1. Discussion of Learning Goals
Plant-parasitic nematodes are often challenging to incorporate into laboratory sections of undergraduate plant pathology courses. In addition to being obligate parasites, plant-parasitic nematodes typically have generation times that span several weeks. Time constraints often mean that nematodes are only studied for one week during a semester-long undergraduate plant pathology course. In our course (a three- credit undergraduate course comprising mainly sophomores and juniors), we typically follow the nematology lectures and laboratory unit with a section on epidemiology. We utilize the disease rating data the students gathered during the nematology lab to discuss concepts regarding data analysis including basic statistical methods.
2. Preparation of Materials
- 2-3 months before class: Plant tomatoes
- 1-2 months before class: Inoculate with nematodes
- 1 hour before class: Gently remove plants from pots, rinse gently with water to remove adhering soil, and lay on moist paper towels
Seed and Pathogen:
Root-knot nematodes are found worldwide. We use a population of
M. incognita originally isolated from soybean in southern Illinois (courtesy J. Bond). We have also utilized a population of
M. hapla originally isolated from a commercial tomato grower in north-west Illinois. Both populations are available upon request from Nathan Schroeder. The galls produced by
M. hapla tend to be smaller than those produced by
M. incognita. For
M. incognita, we find that ‘Rutgers’ tomato produces consistent results and is available from many commercial seed catalogs. Since the galls produced by
M. hapla are smaller, we recommend using lettuce as the host plant with this nematode species.
Plant and Nematode Infestation:
We begin germinating seeds approximately 2-3 months prior to the laboratory. Seeds are sown in potting mix until emergence, then transferred to 6-inch diameter pots with pasteurized sandy loam field soil, and maintained in a greenhouse. If pasteurization is not an option, a 2:1 mixture of sand to vermiculite can be used.
Inoculation of pots should occur 6-8 weeks prior to the laboratory. Galling can be observed as soon as one month after inoculation with high inoculum levels, but are much clearer after 2 months. As the goal of the laboratory is to simply achieve different levels of galling, the quantification of inoculum does not require precision. We have simply removed variably sized galls from a previously infected plant and buried it next to the newly emerged tomato plant. We always keep one or more plants as non-inoculated controls. If greater precision is desired, a traditional root-knot nematode extraction method can be used to recover eggs (Hussey and Barker 1973). In this case, plants are then inoculated with a series of increasing numbers of eggs (e.g. 0, 500, and 5,000 egs) by creating one inch deep depressions surrounding the plant and using a pipette to infest the soil. Each inoculum level is replicated three times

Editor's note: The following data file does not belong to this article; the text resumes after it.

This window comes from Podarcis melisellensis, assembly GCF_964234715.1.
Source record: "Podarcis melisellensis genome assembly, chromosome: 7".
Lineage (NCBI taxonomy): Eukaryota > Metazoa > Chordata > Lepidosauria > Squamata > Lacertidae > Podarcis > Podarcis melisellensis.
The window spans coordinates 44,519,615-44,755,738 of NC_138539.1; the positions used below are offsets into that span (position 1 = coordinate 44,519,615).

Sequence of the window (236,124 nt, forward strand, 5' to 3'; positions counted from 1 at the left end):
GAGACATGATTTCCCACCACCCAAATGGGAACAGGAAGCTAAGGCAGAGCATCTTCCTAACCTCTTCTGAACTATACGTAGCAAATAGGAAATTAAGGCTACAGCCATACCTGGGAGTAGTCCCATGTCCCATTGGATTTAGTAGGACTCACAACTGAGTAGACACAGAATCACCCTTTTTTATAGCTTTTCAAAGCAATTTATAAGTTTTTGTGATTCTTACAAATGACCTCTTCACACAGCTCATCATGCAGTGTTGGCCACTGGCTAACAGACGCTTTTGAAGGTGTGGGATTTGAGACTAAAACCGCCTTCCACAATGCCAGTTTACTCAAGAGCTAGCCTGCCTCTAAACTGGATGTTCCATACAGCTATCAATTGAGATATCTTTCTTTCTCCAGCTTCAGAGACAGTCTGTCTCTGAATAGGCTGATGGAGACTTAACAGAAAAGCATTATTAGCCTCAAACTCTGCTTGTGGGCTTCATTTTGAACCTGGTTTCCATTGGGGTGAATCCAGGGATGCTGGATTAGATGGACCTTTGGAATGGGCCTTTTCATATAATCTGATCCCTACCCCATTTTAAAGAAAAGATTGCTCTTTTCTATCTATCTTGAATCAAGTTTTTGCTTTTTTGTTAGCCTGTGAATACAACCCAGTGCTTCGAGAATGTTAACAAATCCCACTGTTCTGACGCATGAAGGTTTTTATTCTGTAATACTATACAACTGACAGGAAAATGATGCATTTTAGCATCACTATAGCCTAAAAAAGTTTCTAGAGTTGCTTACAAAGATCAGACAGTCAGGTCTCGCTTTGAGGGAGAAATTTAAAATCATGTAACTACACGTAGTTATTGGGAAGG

Handling of Nematodes:
Small (ca. 2 cm length) galls removed from the root system can be used to isolate nematodes. Students can use the scalpel to cut the gall into five or six sections. Eggs, juveniles and adults should be apparent under a dissecting scope. Large galls may contain several juveniles or females. Nematodes can be transferred individually to a small drop of water on to a microscope slide using a nematode pick. Picks can be made by gluing an eyelash onto the end of a toothpick. Many students will struggle with using a nematode pick. Alternatively, Pasteur pipettes can be used to withdraw a small amount of water and nematodes onto the microscope slide. However, care is needed with the latter method in order to not dispense too much liquid and thereby lose the nematode on the microscope slide.
3. Explanation of Expected Results
Various degrees of galling should be observed (Fig. 1). Students, typically, assign ratings that are reasonably consistent with each other. However, occasionally individual students will give remarkably different ratings to the same plant. For example, the non-infested control plants (Fig. 1A) have recieved ratings from zero to two. A highly infested plant (Fig. 1D) received ratings from six to nine. We use these variable data to discuss potential observer bias in disease ratings and mechanisms that may reduce observer bias such as blinding treatments. Plants receiving similar inoculation amounts will often vary substantially in the extent of galling. We use this variability to discuss the importance of replication. Similarly, the post-lab questions can stimulate discussions on the advantages and disadvantages of using symptoms versus signs when assessing disease. We will typically collect the data from the students and then use these to discuss aspects of data analysis during subsequent lectures on epidemiology.
Various stages of nematodes can be dissected from galls (Fig. 2A) and observed under a compound microscope (Figs. 2B-D). When using the dissecting microscope, students should be encouraged to utilize incident lighting when cutting open the gall and transmitted lighting when looking for nematodes.
Instructor Notes Literature Cited
Hussey, R. S., and Barker, K. 1973. A comparison of methods of collecting inocula of Meloidogyne spp., including a new technique.
Plant Disease Reporter. 57:1025–1028.